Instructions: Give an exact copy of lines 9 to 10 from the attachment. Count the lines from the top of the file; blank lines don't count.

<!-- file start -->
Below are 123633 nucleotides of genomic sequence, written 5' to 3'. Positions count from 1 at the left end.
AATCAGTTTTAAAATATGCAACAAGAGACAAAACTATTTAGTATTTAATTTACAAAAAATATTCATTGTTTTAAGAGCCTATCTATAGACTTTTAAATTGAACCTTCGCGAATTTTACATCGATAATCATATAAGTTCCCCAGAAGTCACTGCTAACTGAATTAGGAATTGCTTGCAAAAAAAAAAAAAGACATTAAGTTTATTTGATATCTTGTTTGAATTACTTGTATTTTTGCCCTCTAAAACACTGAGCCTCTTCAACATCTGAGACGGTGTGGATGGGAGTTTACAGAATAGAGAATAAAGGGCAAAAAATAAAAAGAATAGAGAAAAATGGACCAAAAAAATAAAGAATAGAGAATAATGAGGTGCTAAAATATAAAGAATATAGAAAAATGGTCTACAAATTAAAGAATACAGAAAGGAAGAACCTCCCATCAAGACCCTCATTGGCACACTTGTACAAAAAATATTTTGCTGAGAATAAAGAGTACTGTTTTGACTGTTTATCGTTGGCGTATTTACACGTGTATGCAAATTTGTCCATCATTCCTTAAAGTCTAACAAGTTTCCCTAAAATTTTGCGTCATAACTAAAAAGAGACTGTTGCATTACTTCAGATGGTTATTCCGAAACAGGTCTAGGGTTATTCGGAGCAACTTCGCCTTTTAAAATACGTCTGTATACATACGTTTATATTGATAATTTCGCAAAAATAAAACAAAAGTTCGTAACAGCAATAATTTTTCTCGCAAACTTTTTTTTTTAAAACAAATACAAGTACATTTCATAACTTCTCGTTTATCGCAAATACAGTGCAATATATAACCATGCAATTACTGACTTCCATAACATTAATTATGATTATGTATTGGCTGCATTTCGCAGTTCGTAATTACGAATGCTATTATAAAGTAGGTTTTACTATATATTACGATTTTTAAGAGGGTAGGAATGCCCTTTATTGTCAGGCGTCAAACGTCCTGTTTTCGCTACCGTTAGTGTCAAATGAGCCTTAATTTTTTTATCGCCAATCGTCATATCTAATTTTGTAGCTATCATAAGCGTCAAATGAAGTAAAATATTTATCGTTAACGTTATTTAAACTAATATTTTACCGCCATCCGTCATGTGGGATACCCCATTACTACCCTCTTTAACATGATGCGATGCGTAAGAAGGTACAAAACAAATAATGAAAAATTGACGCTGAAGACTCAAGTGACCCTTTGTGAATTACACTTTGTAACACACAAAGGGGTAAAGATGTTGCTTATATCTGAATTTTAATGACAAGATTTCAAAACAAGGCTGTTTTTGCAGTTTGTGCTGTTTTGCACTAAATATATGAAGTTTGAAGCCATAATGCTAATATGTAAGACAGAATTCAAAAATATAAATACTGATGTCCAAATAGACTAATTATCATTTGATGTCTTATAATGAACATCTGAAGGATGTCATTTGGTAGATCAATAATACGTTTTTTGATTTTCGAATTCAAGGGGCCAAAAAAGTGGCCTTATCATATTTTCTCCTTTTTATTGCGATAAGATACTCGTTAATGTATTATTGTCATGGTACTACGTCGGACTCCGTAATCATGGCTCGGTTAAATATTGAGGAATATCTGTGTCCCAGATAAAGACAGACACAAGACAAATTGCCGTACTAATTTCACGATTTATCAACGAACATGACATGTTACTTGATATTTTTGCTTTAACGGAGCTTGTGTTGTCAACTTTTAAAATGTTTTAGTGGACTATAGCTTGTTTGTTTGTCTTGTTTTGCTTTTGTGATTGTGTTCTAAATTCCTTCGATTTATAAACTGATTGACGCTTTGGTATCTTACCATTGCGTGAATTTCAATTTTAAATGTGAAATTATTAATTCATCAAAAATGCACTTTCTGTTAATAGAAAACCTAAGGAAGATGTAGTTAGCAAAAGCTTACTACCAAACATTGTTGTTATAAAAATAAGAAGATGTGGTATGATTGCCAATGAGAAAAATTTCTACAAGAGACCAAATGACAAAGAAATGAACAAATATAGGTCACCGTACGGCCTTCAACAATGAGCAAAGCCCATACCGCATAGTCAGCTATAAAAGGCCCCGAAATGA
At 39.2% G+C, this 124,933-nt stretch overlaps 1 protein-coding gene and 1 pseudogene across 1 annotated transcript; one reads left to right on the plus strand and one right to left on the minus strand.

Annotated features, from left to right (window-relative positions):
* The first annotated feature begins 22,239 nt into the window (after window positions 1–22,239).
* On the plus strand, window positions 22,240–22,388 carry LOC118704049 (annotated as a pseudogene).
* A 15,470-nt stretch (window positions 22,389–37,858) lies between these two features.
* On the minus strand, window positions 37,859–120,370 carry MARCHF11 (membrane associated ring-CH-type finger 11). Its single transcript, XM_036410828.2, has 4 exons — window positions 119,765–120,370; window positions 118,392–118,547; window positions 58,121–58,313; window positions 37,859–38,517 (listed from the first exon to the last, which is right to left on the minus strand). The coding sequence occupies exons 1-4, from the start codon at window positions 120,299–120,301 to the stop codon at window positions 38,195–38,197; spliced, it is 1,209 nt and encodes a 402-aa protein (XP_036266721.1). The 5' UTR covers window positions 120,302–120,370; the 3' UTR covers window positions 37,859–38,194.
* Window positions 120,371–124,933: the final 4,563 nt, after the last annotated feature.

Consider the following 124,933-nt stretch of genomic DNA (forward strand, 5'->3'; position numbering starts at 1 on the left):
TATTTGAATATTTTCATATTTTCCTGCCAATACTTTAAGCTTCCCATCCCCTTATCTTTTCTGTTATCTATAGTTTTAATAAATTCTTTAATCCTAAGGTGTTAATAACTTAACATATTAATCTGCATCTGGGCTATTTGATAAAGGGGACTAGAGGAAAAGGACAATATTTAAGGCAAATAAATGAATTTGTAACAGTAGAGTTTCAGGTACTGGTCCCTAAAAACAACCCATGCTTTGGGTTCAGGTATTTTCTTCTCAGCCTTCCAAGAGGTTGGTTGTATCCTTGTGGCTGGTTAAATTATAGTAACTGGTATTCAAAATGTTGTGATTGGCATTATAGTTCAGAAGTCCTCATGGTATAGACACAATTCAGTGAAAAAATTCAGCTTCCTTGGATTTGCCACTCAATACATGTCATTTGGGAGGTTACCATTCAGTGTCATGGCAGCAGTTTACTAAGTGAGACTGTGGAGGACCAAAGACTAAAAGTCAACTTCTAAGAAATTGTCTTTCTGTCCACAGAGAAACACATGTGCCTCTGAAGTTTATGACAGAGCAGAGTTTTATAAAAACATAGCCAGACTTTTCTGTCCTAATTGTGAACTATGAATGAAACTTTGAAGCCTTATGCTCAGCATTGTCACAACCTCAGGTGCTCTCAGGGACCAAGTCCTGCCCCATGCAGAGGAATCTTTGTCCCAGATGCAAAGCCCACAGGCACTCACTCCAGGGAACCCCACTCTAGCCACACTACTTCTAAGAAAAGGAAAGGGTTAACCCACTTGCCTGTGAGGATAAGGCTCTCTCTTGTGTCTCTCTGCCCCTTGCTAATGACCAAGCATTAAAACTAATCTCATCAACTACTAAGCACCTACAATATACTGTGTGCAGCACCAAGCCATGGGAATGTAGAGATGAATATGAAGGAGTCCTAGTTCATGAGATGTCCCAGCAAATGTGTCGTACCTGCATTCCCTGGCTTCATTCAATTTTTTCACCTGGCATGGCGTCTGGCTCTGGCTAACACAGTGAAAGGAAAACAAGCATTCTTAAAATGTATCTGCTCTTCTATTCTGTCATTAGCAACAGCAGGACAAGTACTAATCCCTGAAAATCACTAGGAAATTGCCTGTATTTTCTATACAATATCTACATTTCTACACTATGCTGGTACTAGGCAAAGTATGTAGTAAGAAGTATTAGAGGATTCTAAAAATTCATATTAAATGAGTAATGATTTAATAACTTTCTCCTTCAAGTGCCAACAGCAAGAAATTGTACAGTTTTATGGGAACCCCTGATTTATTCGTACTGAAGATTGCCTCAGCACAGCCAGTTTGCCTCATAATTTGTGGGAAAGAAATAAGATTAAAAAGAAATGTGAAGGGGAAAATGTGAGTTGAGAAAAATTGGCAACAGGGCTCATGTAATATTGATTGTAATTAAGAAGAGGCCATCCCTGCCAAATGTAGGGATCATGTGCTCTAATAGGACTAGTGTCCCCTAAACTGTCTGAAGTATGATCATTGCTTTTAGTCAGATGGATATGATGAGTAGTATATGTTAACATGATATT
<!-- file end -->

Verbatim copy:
* Window positions 120,371–124,933: the final 4,563 nt, after the last annotated feature.

Consider the following 124,933-nt stretch of genomic DNA (forward strand, 5'->3'; position numbering starts at 1 on the left):